In a time when there is so much confusion in the world, this makes sense.
We are talking about raising the sales tax in the city of Marysville 1/10th of a cent. The issue is on the Aug. 7 ballot, which you should be getting in the mail anytime. Property taxes are not affected.
If you are buying food, prescriptions or a car, you won’t pay the added tax.
So, for example, if you spend $2,000 a year you would pay an additional $2.
The money goes toward a new Public Safety Building. Officers, and inmates too, are crammed into the current one, built 32 years ago. The desire for a new police department and jail has been in the works for years. The problem was how to fund it. A consultant two years ago said one would cost $43 million. When city workers pared it down, the cost now is $23 million.
Some say we should fix our schools in town first. That may be true, but the school district’s last proposal a few years was going to cost us hundreds upon hundreds of dollar each. This cost to us is minimal. This financing plan is pure genius. It will be paid by anyone who shops in Marysville, so the burden isn’t just on local taxpayers. The sales tax in town would go to 9.2 percent, which would still be less than in many other cities in Snohomish County. The current Public Safety Building on Grove used to handle 24 officers in 1986, when the population was about 8,000. Now, with a populations of 67,000, about 100 officers are crammed in there. An example, a former storage room converted into an office for one now has six workers in there. In the next 20 years, the city is expected to grow to 90,000. Delaying building it means one will only cost more in the future.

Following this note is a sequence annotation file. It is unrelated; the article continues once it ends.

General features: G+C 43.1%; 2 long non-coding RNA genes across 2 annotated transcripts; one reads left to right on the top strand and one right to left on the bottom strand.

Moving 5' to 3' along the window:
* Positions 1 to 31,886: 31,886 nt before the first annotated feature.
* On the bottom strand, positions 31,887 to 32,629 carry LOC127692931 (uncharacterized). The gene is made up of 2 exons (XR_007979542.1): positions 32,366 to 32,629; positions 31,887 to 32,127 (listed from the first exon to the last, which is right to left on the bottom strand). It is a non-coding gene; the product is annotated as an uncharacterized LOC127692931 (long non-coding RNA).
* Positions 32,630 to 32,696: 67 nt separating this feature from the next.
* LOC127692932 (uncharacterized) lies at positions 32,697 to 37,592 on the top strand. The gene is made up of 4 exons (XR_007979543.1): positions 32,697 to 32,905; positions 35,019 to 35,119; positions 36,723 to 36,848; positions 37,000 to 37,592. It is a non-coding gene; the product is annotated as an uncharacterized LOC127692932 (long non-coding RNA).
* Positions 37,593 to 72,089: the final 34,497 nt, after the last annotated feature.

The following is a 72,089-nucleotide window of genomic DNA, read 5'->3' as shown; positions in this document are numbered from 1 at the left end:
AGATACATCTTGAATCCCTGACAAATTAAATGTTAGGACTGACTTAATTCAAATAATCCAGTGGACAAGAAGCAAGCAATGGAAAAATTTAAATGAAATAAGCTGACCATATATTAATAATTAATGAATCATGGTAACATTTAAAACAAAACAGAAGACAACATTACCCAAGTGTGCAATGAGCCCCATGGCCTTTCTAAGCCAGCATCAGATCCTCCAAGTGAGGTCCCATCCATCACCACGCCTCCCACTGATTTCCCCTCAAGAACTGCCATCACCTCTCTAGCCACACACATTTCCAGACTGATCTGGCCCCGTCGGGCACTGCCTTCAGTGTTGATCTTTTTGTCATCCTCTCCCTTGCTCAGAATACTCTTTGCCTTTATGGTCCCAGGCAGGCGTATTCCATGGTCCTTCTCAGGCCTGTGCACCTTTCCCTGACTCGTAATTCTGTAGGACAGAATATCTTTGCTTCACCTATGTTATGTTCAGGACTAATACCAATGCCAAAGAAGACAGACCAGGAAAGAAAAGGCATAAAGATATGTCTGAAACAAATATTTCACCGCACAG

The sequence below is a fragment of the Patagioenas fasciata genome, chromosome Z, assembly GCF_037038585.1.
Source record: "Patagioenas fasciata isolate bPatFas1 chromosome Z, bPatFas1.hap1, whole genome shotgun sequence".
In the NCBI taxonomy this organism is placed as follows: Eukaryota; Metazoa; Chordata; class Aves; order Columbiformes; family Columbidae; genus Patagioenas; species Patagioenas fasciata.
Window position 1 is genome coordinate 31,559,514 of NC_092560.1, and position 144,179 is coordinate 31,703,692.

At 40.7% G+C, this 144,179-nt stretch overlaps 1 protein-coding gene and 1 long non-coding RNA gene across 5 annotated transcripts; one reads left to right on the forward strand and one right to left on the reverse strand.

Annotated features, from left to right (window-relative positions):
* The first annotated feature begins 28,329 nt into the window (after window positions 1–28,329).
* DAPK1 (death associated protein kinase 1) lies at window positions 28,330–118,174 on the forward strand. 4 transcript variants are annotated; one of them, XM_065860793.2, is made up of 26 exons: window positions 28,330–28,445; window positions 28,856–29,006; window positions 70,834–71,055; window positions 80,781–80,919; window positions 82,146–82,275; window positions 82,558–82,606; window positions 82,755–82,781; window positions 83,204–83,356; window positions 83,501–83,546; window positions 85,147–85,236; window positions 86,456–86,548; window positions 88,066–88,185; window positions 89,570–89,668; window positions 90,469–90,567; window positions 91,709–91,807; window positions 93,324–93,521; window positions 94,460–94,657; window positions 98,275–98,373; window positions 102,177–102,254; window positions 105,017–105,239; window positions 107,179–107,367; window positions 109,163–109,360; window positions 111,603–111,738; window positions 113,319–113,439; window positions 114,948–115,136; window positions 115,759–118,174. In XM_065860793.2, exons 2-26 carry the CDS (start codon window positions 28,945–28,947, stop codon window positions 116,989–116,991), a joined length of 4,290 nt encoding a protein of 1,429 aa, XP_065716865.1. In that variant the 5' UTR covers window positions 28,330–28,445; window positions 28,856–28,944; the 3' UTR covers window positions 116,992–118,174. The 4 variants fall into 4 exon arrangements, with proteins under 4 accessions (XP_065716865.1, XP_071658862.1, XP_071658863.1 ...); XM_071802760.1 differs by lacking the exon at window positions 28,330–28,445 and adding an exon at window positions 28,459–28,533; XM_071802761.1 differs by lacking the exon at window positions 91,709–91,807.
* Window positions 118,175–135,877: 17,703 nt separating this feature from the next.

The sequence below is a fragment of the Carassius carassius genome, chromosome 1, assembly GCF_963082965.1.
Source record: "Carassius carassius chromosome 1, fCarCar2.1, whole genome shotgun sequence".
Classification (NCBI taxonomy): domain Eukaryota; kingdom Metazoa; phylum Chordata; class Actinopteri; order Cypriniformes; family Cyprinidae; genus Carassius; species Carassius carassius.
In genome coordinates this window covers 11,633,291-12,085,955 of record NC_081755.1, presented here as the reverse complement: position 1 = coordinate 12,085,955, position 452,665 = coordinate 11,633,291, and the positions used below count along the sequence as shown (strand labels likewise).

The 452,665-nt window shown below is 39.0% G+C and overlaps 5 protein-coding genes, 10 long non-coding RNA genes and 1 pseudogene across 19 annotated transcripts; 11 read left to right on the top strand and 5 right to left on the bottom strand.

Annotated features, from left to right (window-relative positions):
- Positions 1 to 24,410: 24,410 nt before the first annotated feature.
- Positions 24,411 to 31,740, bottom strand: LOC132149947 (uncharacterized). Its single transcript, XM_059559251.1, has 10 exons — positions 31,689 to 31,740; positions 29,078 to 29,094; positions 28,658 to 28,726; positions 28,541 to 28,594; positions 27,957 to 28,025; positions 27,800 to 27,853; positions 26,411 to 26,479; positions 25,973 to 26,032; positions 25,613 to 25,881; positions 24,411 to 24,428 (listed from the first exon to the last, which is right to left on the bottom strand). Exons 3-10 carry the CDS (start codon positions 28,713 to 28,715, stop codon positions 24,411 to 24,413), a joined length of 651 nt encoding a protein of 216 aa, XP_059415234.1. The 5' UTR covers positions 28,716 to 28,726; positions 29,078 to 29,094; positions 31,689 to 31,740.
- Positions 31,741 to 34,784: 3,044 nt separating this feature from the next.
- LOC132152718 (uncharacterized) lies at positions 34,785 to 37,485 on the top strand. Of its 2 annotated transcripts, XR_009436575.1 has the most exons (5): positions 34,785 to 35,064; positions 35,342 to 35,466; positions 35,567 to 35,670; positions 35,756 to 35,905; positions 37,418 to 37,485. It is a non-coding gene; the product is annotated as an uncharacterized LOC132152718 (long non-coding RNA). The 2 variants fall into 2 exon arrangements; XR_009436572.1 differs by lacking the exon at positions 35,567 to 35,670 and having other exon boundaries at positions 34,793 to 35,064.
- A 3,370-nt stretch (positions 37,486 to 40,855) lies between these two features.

Some wonder why we need a jail. Marysville has a reputation for being tough on crime. Crime is one of the top concerns of our citizens.
One of the reasons crime is going down here is Marysville police take their prisoners to jail. Cities that don’t have one take their prisoners to Everett or Des Moines. Because Snohomish County’s jail is so packed, it often turns prisoners away.
Transporting prisoners takes officers off the streets, where they are a deterrent to crime. In many area cities, crimes are catch and release, so there is no accountability. There is no reason for them to stop doing criminal activity.
The jail also is overcrowded, with about seven prisoners in each of the seven cells. The sales tax change would provide $800,000 a year, about 70 percent of what’s needed. The remaining $338,000 each year would come from the general fund. A new Public Safety Building would house 110 employees and 50 cells for 110 inmates. It would be built on 6 acres between Fourth and Eighth streets, east of the railroad tracks and west of Comeford Park. Construction would start next spring, with the move-in date sometime in 2020. The jail would be almost four times larger and space for police almost three times larger.
While that facility would be great for the community, we are even more excited about it being the first step in giving Marysville a whole new sense of pride – with a Civic Campus.
If that ballot measure passes, the city hopes to sell off public building and property spread out all over town and consolidate them into one Civic Campus. That would cost an estimated $20 million and would include city hall, city courts, community development/engineering and a new community center. That would require no new taxes. Selling city assets would pay it all.
Mayor Jon Nehring has said residents would love it because it’s a “one-stop shop” and a “real source of pride for the community.”
We agree. Please pass the ballot measure Aug. 7.